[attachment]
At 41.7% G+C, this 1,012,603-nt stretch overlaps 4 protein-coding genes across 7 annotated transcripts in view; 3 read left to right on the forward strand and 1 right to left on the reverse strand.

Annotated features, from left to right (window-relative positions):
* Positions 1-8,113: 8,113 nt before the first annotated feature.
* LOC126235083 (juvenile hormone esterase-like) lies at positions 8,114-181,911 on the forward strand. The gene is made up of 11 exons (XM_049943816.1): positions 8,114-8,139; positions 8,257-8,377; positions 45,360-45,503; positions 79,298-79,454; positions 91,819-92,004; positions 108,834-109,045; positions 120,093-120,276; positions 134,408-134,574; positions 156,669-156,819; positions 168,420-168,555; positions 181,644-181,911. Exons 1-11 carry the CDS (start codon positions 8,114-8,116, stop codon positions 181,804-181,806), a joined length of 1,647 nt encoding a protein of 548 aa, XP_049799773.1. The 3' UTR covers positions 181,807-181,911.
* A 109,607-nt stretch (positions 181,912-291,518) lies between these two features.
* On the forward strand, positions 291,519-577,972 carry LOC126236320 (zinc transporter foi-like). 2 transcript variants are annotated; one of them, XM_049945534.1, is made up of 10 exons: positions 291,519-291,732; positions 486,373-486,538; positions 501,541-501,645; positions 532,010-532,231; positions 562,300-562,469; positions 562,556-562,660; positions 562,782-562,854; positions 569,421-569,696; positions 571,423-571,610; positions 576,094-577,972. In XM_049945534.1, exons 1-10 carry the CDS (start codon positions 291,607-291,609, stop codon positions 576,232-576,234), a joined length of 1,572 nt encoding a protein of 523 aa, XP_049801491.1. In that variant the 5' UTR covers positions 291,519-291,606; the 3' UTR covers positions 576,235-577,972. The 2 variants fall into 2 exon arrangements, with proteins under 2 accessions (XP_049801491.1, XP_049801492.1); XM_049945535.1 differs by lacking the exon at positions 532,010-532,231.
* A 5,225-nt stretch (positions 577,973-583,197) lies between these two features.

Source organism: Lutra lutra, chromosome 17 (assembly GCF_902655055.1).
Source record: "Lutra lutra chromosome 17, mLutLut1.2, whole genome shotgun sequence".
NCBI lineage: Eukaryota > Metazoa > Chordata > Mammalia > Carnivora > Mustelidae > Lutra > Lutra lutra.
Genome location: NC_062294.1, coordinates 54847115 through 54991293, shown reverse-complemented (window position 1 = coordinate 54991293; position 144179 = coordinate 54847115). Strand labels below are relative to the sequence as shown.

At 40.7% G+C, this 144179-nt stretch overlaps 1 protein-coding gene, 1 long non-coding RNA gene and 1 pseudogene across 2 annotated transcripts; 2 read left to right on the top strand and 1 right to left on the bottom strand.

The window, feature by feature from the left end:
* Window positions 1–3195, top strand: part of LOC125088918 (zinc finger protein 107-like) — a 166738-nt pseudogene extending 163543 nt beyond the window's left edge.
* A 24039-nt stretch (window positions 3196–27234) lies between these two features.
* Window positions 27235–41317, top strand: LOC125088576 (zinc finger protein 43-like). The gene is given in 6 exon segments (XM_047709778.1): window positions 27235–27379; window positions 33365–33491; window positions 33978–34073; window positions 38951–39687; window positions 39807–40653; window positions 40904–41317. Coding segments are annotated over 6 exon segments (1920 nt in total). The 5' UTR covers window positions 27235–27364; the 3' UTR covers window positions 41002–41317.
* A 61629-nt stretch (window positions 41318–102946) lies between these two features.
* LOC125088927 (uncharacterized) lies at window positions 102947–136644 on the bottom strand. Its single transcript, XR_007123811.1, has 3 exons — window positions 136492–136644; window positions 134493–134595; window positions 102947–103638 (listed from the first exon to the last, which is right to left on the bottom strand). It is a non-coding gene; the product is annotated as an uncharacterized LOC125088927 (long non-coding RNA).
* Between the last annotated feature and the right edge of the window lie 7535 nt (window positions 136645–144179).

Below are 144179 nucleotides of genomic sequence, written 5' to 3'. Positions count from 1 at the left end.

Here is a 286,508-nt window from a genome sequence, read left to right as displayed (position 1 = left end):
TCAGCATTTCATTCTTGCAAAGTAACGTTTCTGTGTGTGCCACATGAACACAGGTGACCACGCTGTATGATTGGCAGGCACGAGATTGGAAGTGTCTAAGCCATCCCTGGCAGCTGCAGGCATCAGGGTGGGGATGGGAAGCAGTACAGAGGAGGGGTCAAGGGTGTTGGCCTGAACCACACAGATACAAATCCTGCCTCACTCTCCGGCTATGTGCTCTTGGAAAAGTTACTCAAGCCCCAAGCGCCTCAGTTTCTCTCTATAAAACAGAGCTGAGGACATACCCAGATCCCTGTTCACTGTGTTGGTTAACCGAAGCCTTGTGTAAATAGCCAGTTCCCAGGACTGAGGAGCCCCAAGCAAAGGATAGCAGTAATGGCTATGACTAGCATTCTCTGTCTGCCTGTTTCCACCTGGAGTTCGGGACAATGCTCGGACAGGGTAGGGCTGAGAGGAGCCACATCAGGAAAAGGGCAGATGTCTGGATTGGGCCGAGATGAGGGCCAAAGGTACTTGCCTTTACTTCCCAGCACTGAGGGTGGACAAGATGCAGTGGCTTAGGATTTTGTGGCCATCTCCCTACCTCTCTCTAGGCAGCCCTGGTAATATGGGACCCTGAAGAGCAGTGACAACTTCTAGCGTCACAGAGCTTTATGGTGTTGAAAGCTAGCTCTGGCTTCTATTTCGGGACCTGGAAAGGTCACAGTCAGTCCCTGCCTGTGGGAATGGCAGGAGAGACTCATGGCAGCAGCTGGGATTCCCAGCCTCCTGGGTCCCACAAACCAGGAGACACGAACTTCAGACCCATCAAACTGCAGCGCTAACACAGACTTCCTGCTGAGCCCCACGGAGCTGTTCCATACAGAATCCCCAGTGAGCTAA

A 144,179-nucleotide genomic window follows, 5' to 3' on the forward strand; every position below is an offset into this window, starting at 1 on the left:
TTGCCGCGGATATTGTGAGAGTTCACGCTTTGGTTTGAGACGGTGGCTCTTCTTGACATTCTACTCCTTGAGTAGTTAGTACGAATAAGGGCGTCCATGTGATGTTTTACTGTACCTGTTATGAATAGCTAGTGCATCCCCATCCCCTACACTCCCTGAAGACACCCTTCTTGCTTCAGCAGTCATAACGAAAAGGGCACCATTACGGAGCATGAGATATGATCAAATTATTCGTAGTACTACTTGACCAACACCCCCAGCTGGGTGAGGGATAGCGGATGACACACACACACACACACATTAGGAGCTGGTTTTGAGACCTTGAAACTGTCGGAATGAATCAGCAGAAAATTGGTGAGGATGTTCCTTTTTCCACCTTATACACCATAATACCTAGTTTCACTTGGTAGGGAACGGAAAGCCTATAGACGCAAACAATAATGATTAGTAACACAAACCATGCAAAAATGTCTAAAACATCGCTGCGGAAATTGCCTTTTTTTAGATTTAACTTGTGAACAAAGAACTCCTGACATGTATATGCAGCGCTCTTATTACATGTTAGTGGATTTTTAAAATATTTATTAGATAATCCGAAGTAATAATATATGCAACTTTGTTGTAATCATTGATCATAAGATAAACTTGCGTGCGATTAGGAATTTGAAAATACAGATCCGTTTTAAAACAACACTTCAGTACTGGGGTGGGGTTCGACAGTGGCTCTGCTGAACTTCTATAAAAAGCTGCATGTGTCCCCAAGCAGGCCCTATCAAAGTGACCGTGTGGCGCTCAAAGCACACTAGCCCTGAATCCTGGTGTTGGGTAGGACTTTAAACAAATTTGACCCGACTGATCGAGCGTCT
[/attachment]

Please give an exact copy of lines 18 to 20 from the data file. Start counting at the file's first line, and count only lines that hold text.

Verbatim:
* LOC125088927 (uncharacterized) lies at window positions 102947–136644 on the bottom strand. Its single transcript, XR_007123811.1, has 3 exons — window positions 136492–136644; window positions 134493–134595; window positions 102947–103638 (listed from the first exon to the last, which is right to left on the bottom strand). It is a non-coding gene; the product is annotated as an uncharacterized LOC125088927 (long non-coding RNA).
* Between the last annotated feature and the right edge of the window lie 7535 nt (window positions 136645–144179).

Below are 144179 nucleotides of genomic sequence, written 5' to 3'. Positions count from 1 at the left end.